After $15.5 billion splurge on iPhone, Sprint may need $7 billion in new financing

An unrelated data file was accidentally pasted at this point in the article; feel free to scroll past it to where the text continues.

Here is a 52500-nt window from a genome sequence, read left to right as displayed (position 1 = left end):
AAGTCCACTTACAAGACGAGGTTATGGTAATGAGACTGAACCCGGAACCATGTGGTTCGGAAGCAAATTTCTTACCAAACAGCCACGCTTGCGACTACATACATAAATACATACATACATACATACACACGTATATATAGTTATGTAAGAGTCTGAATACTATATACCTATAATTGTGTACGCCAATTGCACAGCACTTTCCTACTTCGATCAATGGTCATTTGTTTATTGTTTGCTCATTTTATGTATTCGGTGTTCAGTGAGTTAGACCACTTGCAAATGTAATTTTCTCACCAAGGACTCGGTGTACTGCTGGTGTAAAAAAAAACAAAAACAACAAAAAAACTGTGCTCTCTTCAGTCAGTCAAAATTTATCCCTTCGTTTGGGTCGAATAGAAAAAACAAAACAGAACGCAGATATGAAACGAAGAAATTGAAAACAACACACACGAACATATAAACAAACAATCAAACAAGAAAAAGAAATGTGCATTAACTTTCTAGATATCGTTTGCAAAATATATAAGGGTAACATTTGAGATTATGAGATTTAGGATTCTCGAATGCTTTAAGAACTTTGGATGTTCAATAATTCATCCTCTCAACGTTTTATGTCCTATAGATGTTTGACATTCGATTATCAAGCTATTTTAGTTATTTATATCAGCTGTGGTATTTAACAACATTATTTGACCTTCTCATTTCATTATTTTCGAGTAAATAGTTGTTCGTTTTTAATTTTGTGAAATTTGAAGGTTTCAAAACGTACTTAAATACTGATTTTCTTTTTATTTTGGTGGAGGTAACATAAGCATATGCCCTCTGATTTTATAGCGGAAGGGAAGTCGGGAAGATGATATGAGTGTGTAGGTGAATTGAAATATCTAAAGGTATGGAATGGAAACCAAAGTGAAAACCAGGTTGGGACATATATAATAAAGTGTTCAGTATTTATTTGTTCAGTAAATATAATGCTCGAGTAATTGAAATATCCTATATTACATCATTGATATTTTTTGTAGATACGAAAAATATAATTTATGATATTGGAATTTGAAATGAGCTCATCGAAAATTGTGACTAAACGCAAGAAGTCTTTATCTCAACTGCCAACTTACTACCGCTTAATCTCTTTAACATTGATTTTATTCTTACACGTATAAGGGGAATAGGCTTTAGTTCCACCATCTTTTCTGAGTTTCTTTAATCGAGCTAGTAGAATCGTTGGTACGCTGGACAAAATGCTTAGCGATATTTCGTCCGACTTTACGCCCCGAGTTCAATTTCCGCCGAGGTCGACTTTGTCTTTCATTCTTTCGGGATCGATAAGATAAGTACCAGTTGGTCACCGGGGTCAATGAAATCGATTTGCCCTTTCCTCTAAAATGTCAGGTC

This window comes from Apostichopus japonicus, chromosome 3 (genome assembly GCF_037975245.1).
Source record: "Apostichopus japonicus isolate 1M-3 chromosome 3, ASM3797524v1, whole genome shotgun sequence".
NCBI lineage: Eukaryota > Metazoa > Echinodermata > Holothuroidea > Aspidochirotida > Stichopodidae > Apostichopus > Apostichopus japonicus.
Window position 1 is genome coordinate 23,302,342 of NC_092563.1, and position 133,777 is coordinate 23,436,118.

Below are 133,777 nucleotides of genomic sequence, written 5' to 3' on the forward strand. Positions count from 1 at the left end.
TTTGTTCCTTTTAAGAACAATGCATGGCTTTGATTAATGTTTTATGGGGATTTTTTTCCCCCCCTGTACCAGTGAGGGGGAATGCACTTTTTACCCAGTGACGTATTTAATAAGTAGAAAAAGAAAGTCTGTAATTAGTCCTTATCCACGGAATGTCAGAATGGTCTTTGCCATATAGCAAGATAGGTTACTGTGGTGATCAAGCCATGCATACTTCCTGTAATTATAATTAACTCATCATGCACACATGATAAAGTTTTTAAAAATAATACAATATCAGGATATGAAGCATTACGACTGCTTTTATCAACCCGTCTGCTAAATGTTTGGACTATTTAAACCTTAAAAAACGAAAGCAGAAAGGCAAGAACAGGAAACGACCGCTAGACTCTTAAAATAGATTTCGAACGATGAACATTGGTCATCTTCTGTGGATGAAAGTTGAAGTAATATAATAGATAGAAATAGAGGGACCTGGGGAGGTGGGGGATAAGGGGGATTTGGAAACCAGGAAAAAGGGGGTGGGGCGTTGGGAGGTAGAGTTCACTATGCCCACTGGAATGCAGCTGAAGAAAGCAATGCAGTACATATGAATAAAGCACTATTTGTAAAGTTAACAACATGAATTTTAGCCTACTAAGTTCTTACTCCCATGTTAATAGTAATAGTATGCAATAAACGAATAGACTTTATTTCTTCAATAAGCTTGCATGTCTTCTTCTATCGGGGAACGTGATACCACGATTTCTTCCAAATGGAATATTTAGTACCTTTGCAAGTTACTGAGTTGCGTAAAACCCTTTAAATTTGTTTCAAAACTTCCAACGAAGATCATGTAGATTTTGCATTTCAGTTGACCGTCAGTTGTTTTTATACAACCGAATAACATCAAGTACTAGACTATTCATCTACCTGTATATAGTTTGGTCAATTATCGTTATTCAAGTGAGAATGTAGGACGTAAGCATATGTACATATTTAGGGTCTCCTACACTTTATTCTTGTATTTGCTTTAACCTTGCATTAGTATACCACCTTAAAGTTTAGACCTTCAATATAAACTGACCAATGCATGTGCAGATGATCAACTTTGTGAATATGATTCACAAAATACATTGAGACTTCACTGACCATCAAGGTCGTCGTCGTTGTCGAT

In addition to the costs needed to upgrade its network to LTE by next year, Sprint said earlier this week that it is paying Apple $15.5 billion during the next four years for the iPhone. That huge cost means the carrier may need an additional $7 billion in financing to help boost liquidity, Reuters said on Thursday. Reportedly, Sprint is seeking $3 billion of the additional funds from vendor deals and an additional $4 billion in refinanced debt. “[The] iPhone has an expensive contract, but it is worth every penny,” Sprint CEO Dan Hesse said on a recent conference call in reference to the money it pays Apple on each iPhone phone. Sprint pays Apple a subsidy fee that is 40% larger than any other handset it sells, but the carrier also said the iPhone has been the fastest-selling handset it has ever launched. On Wednesday, Sprint said it was negotiating a new network sharing deal with Clearwire that would extend beyond 2012. Several analysts think Sprint may be trying to juggle too much at once, however. “They’re betting the house on two things at the same time,” Mizuho analyst Michael Nelson told Reuters. “If they pull it off, great. If they don’t, their financial performance would get materially worse, and they could have significant liquidity risks.”

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